|Subject: CONG: House Letter to Powell on
International Tribunal for ET
January 30, 2001
Secretary of State Colin Powell
Dear Secretary Powell:
We congratulate you on your appointment as Secretary of State. We are writing to remind you that January 31 marked the first anniversary of the report of the UN International Commission of Inquiry on East Timor, which recommended establishing an international tribunal to try serious violations of human rights and crimes against humanity in East Timor.Nearly one and a half years after the East Timorese people voted overwhelmingly for independence, they have yet to see justice for the murder of over one thousand, the rape of unknown numbers of women and girls, the displacement of three-quarters of the population, and the destruction of more than 70% of the country's infrastructure. This follows an estimated 200,000 East Timorese deaths during 24 years of illegal, Indonesian military (TNI) occupation.
While outspoken on the need for justice for East Timor, the previous administration argued that Indonesia should be given a chance to prosecute its own citizens responsible for these travesties. It has become increasingly clear that the Indonesian government has failed in this task. To date, no Indonesian military personnel and inexcusably few militia leaders have been held accountable for human rights violations in East Timor.Even those militia leaders slated for prosecution are being tried for atrocities in West Timor, not for their crimes in East Timor.
Militia leaders with the support of TNI elements retain control of some 100,000 East Timorese in squalid refugee camps in West Timor. Through border incursions and infiltration, these militias continue to threaten the peace and security of East Timor. The long-suffering people of East Timor deserve justice. The time has now come for the United States government to unequivocally support an international tribunal for war crimes and crimes against humanity committed in East Timor. The East Timorese leadership and population and many Indonesian civil society and human rights leaders strongly support the creation of an international tribunal. They recognize that, despite the intentions of some Indonesian government officials, delays, non-cooperation and a corrupt Indonesian judiciary will thwart efforts at prosecutions within Indonesia.They also know that the weak, under-resourced East Timorese judicial system is not up to the task.
TNI leaders have made clear their refusal to cooperate with investigations into the 1999 atrocities in East Timor. UN investigators who traveled to Jakarta in December to question Indonesian suspects and witnesses were not permitted to do so despite a Memorandum of Understanding between Indonesia and the UN Transitional Administration in East Timor (UNTAET).The chief of Indonesia's armed forces Admiral Widodo Adisucipto has vocally refused to cooperate with any United Nations investigations.Indonesia's parliament backs the military's position. Indonesia has also refused to honor an extradition request by UNTAET for notorious militia leader Eurico Guterres, who is currently detained in Jakarta but hailed as a national hero for his role in East Timor.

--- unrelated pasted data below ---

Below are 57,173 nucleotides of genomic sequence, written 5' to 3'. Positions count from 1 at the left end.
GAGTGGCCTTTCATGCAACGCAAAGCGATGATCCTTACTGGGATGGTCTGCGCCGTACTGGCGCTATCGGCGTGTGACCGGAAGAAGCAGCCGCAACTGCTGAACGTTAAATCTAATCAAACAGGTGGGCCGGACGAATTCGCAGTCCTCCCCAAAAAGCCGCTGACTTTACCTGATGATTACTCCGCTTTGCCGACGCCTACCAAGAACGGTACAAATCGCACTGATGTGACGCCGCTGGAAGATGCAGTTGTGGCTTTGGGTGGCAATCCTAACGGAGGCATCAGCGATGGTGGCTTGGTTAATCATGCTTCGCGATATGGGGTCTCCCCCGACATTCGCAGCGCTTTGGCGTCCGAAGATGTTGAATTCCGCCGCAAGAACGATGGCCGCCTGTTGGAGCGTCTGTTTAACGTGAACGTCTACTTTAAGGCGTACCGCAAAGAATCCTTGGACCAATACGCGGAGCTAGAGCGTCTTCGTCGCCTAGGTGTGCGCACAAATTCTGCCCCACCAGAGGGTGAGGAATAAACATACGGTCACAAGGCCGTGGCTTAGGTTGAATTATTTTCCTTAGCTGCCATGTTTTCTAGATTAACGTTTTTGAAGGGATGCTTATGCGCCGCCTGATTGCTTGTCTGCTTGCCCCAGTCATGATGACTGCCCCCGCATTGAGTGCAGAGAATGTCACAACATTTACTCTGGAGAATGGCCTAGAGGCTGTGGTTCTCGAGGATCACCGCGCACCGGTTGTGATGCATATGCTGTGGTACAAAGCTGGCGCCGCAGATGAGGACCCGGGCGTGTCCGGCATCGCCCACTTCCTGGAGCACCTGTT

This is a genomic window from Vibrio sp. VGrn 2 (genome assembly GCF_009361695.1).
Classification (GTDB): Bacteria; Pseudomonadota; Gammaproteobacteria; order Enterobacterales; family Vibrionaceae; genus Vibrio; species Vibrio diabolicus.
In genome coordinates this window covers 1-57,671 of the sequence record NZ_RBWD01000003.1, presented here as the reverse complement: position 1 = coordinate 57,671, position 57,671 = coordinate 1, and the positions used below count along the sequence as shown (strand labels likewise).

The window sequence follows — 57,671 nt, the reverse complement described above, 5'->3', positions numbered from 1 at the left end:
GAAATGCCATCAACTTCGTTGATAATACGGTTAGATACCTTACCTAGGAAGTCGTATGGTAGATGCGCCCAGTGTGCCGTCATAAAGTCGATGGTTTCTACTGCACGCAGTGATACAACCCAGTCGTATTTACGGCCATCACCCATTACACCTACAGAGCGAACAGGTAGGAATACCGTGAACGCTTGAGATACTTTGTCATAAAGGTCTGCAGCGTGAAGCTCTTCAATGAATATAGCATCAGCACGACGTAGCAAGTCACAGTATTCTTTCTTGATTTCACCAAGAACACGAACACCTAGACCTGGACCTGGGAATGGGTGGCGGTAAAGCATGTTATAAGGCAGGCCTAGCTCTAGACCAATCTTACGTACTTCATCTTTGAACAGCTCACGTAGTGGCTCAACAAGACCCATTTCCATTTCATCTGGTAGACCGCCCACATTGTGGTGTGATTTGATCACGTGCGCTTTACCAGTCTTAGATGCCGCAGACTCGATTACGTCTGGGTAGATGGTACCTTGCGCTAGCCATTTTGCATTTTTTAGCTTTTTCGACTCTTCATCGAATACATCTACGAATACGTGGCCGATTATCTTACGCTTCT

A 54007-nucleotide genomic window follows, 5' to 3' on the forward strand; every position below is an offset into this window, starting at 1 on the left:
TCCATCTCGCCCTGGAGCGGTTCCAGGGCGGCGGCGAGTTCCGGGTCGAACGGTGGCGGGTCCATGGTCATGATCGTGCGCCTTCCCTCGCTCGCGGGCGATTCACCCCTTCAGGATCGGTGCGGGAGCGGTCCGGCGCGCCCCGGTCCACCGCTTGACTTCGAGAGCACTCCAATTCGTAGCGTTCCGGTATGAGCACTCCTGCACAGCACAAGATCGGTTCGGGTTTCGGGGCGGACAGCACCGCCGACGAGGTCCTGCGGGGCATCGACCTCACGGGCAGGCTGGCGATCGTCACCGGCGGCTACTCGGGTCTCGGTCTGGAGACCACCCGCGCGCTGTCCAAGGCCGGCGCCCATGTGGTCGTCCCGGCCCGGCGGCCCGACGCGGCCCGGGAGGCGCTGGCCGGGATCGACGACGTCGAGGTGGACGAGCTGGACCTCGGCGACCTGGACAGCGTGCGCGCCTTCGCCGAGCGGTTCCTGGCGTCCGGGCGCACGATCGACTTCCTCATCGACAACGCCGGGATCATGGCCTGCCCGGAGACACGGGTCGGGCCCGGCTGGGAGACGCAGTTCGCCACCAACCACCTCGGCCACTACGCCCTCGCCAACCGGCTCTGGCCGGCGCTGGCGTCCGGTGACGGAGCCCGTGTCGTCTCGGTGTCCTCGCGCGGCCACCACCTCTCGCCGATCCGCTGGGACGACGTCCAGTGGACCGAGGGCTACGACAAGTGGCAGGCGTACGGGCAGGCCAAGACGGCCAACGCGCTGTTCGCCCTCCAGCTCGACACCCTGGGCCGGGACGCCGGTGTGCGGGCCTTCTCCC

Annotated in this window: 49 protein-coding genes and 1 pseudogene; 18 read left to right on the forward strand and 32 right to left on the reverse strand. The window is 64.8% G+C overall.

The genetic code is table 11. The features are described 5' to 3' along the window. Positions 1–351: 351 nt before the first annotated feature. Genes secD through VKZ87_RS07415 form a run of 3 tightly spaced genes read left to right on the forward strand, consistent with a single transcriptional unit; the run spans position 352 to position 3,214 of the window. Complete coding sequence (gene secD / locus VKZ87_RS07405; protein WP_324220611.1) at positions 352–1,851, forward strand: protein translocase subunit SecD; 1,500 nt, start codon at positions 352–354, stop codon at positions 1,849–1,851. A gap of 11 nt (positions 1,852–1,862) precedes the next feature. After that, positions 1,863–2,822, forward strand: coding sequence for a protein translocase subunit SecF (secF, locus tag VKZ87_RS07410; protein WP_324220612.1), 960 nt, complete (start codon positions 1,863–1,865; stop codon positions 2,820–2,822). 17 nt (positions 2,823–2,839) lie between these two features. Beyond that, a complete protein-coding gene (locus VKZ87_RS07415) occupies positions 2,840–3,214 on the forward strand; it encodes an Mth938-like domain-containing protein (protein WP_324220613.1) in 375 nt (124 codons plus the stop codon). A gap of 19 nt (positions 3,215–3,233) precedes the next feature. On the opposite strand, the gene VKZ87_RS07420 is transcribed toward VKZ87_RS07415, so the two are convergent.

The Indonesian government has further undermined its own ability to achieve genuine accountability for past human rights abuses by passing a constitutional amendment prohibiting retroactivity in prosecutions. Government investigations have named only 22 suspects, none of whom rank higher than a two-star general, characteristically targeting lower-ranking officers rather than their commanders and political leaders who made the policies and issued orders.
By supporting a tribunal, the U.S. will help boost democratic reforms in Indonesia and help prevent TNI officers responsible for the East Timor destruction, the overwhelming majority of whom retain positions of prestige and power, from continuing to commit atrocities against Indonesian citizens, particularly in Aceh, Papua, and Maluku, as is currently the case.
In order for East Timor to achieve its full democratic potential, reconciliation must be achieved; but justice is a prerequisite for reconciliation. An international tribunal is the most viable means to attain justice.Given its long-term support for the Indonesian military regime and as a leading member of the UN Security Council, it is only fitting that the United States play a leading role in establishing an international tribunal for crimes perpetrated in East Timor.As the new Secretary of State, we urge you to take the lead on this initiative.
We thank you for your serious consideration and look forward to a response.
Patrick J. Kennedy, Member of Congress
Tom Lantos, Member of Congress
Chris Smith, Member of Congress
Dennis Kucinich, Member of Congress
James Oberstar, Member of Congress
Albert Wynn, Member of Congress
Steve Horn, Member of Congress
Richard Pombo, Member of Congress
Barney Frank , Member of Congress
Tony Hall, Member of Congress
Nita Lowey, Member of Congress
Bill Delahunt, Member of Congress
James McGovern, Member of Congress
Anthony Weiner, Member of Congress
Bernie Sanders, Member of Congress
Jan Schakowsky, Member of Congress
Peter DeFazio, Member of Congress
Joseph Crowley, Member of Congress
Jesse Jackson, Jr., Member of Congress
Eni Faleomavaega, Member of Congress
Patsy Mink, Member of Congress
Michael Capuano, Member of Congress
Eleanor Holmes Norton, Member of Congress
Lloyd Doggett, Member of Congress
David Wu, Member of Congress
Lane Evans, Member of Congress
Earl Blumenauer, Member of Congress
John Tierney, Member of Congress
Pete Stark, Member of Congress
Henry Waxman, Member of Congress
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